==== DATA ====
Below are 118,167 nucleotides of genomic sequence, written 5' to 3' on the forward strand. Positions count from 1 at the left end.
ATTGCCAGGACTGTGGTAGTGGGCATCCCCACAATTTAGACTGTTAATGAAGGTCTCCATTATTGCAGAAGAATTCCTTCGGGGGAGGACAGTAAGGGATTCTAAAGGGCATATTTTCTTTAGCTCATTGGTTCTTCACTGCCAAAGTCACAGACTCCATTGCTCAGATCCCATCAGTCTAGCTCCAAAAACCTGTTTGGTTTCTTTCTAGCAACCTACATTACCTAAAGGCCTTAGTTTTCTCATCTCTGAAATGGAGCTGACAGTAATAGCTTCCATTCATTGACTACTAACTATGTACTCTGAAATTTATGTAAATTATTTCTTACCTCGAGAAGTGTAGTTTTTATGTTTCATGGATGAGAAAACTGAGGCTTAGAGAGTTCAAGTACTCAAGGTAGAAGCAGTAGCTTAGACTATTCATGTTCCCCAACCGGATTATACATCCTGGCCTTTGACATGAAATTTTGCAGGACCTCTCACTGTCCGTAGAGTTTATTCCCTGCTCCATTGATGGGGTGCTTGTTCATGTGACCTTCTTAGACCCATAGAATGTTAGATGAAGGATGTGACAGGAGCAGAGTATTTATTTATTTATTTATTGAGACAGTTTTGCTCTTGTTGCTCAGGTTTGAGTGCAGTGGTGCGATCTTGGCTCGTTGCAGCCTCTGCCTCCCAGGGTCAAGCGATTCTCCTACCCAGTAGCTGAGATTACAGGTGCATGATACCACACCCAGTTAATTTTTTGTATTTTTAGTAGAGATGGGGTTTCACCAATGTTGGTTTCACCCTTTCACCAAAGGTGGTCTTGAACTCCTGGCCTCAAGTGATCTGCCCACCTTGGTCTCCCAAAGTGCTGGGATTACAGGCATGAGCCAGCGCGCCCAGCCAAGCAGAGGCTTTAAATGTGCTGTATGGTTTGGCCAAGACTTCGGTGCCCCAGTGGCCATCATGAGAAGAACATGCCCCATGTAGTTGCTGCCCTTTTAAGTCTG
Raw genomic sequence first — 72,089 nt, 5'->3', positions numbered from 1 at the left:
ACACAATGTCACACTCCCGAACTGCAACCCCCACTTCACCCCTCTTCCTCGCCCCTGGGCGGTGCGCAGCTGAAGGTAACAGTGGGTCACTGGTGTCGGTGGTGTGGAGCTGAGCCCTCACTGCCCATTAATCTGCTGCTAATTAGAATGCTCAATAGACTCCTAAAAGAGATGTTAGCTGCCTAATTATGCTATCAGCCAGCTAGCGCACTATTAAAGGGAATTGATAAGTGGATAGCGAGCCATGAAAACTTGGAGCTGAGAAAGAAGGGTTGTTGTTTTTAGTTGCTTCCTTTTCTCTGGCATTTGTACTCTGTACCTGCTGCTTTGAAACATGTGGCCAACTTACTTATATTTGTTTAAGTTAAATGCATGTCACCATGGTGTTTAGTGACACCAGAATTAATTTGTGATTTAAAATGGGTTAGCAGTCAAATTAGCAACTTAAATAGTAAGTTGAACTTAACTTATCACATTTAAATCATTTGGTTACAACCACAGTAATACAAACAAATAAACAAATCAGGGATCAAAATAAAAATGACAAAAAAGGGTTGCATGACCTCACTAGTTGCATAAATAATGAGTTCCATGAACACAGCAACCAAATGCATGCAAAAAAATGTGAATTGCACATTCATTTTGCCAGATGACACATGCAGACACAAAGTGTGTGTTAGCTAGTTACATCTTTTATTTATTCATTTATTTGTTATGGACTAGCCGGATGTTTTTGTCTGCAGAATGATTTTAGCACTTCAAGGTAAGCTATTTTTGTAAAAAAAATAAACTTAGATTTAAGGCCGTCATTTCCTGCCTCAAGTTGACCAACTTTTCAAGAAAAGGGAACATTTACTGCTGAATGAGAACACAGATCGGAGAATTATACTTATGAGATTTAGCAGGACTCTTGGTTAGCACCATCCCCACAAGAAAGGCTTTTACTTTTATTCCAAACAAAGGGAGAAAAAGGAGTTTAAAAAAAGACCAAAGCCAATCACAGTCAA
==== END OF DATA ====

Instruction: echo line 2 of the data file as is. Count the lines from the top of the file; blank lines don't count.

ATTGCCAGGACTGTGGTAGTGGGCATCCCCACAATTTAGACTGTTAATGAAGGTCTCCATTATTGCAGAAGAATTCCTTCGGGGGAGGACAGTAAGGGATTCTAAAGGGCATATTTTCTTTAGCTCATTGGTTCTTCACTGCCAAAGTCACAGACTCCATTGCTCAGATCCCATCAGTCTAGCTCCAAAAACCTGTTTGGTTTCTTTCTAGCAACCTACATTACCTAAAGGCCTTAGTTTTCTCATCTCTGAAATGGAGCTGACAGTAATAGCTTCCATTCATTGACTACTAACTATGTACTCTGAAATTTATGTAAATTATTTCTTACCTCGAGAAGTGTAGTTTTTATGTTTCATGGATGAGAAAACTGAGGCTTAGAGAGTTCAAGTACTCAAGGTAGAAGCAGTAGCTTAGACTATTCATGTTCCCCAACCGGATTATACATCCTGGCCTTTGACATGAAATTTTGCAGGACCTCTCACTGTCCGTAGAGTTTATTCCCTGCTCCATTGATGGGGTGCTTGTTCATGTGACCTTCTTAGACCCATAGAATGTTAGATGAAGGATGTGACAGGAGCAGAGTATTTATTTATTTATTTATTGAGACAGTTTTGCTCTTGTTGCTCAGGTTTGAGTGCAGTGGTGCGATCTTGGCTCGTTGCAGCCTCTGCCTCCCAGGGTCAAGCGATTCTCCTACCCAGTAGCTGAGATTACAGGTGCATGATACCACACCCAGTTAATTTTTTGTATTTTTAGTAGAGATGGGGTTTCACCAATGTTGGTTTCACCCTTTCACCAAAGGTGGTCTTGAACTCCTGGCCTCAAGTGATCTGCCCACCTTGGTCTCCCAAAGTGCTGGGATTACAGGCATGAGCCAGCGCGCCCAGCCAAGCAGAGGCTTTAAATGTGCTGTATGGTTTGGCCAAGACTTCGGTGCCCCAGTGGCCATCATGAGAAGAACATGCCCCATGTAGTTGCTGCCCTTTTAAGTCTG